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Wednesday, 9 November 2011

China levies £14,000 a year for every non-chinese employee


You could not have a clearer example of the difference in mentality between that of the Chinese ruling elite and that of the British Political Establishment. The Chinese have no compunction in doing whatever suits their national interests whereas ours do what suits their globalist, internationalist aspirations in posturing on the "World Stage" often in flagrant disregard of the interests of "Britain", let alone ENGLAND!

China levies £14,000 a year for every non-chinese employee

Foreign businesses in China have attacked new legislation requiring them to pay as much as £14,000 a year for each non-Chinese member of staff.
By Malcolm Moore, Daily Telegraph reporter in Shanghai

The law, introduced on October 15, requires employers to pay 37pc of salary, and employees 11pc, into China's social insurance schemes. Contributions are capped at between 9,000 yuan (£885) and 11,600 yuan, depending on location. In return, foreigners will be entitled to a pension, basic healthcare, maternity, unemployment and workplace injury insurance.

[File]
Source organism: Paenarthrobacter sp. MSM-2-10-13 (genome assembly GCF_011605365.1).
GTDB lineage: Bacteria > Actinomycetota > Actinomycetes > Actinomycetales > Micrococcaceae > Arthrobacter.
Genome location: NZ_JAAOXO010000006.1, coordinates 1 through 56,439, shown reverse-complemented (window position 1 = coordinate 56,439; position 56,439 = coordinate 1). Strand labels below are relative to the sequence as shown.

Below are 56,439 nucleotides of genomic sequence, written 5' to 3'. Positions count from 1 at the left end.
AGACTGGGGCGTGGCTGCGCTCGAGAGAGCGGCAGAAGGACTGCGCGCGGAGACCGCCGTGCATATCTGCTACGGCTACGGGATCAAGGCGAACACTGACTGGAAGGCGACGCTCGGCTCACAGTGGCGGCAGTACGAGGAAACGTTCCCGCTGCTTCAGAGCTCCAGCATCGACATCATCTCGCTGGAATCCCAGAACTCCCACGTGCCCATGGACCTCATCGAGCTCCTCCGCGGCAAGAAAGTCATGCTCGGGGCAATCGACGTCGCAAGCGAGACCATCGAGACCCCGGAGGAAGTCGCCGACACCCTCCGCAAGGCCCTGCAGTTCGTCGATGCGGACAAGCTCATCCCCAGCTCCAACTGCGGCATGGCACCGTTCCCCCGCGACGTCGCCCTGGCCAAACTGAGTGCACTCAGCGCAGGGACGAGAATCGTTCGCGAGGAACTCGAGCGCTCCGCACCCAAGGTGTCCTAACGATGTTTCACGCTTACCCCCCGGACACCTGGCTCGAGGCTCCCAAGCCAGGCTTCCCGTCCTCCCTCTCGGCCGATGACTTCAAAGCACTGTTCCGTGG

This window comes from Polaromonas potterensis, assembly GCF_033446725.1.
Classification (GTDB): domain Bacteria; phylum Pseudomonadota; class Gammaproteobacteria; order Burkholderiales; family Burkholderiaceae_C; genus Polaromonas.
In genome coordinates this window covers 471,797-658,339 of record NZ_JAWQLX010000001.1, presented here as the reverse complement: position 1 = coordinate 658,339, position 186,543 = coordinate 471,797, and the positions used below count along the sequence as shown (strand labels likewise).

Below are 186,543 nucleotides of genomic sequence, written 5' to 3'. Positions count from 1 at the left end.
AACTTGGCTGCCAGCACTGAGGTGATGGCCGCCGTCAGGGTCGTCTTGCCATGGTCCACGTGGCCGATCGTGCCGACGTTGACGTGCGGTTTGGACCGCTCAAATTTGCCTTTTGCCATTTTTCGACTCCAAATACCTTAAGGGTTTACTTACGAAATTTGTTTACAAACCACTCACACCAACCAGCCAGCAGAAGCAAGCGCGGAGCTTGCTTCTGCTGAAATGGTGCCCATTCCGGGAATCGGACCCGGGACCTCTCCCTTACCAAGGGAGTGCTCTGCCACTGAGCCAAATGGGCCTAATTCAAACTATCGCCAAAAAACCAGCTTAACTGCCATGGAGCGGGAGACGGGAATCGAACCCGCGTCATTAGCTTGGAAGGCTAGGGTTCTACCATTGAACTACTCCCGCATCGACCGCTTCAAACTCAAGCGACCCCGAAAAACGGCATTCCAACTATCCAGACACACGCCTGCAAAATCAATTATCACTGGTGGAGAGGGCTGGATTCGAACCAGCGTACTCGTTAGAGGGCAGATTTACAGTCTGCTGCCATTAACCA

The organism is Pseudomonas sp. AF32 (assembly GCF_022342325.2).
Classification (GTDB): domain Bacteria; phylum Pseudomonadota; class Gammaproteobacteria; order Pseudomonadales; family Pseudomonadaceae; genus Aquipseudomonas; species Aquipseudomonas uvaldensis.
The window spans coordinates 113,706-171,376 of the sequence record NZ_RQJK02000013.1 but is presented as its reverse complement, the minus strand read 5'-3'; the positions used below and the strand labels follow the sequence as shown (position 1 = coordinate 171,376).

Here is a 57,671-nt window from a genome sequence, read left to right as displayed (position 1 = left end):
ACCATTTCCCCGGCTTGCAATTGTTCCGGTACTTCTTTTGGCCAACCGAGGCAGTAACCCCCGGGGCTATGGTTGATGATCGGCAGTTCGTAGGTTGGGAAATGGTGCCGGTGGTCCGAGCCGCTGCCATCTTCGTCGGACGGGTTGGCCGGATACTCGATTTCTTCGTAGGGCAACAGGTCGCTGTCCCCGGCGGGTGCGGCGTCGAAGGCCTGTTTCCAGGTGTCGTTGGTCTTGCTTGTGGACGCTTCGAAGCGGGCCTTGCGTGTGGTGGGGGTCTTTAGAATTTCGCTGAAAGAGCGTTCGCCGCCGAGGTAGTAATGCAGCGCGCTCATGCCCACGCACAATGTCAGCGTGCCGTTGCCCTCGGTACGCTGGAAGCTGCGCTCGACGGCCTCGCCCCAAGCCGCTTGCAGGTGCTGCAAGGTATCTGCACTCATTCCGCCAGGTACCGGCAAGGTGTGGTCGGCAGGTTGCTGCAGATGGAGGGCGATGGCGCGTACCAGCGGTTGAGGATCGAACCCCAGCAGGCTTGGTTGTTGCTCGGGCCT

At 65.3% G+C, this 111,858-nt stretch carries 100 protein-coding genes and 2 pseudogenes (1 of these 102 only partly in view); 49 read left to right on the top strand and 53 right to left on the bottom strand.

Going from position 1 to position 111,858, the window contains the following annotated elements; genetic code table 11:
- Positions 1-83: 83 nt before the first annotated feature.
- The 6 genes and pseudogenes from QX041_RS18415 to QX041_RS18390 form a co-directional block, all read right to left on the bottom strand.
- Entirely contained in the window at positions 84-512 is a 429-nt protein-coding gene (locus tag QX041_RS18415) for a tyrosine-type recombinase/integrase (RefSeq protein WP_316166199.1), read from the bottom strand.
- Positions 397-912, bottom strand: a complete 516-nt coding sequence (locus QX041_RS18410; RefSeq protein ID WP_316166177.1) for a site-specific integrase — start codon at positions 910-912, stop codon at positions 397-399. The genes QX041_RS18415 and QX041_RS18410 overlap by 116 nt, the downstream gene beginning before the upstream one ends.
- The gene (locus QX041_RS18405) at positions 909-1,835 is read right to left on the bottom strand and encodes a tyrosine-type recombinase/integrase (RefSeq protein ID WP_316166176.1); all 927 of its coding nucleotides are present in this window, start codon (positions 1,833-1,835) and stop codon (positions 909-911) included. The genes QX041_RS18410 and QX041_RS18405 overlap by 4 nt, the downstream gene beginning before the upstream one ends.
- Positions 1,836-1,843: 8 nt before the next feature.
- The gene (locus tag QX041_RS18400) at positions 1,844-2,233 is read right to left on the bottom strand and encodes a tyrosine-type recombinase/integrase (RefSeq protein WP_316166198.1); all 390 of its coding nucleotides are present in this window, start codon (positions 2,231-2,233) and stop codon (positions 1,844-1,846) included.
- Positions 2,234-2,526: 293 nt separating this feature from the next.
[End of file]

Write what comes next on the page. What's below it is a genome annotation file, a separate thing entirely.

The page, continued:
Foreign companies and the Chinese authorities have been left bewildered by the regulations, which were passed just three months after a draft was issued for consultation.
"I raised the tax change [with Shanghai's mayor] at the weekend," said Sir Martin Sorrell, chief executive of advertising company WPP. "The reason they have made the law, I suppose, is they want more jobs to go to Chinese [rather than foreigners]."
WPP employs 200 foreigners among its 12,000-strong workforce in China, leaving it with perhaps a £2m liability. General Motors, which also has at least 200 foreigners on the mainland, faces a similar bill.
The law has also caused confusion. Xu Yanjun, deputy head of the ministry of Human Resources social security management centre, said there is no plan on how to collect the contributions or distribute the benefits.
The confusion has sparked hopes the regulations may be dropped. Opponents have pointed out foreigners should not have to pay into a pension, or for unemployment benefits, since they are not allowed to remain in the country if they are not working.
China has promised workers will be allowed to claim back their pension fund when they depart.
"The government looked at the million expats in China and thought, well, $10,000 from each of them would be a good earner," said one accountant in Shanghai who asked not to be named.

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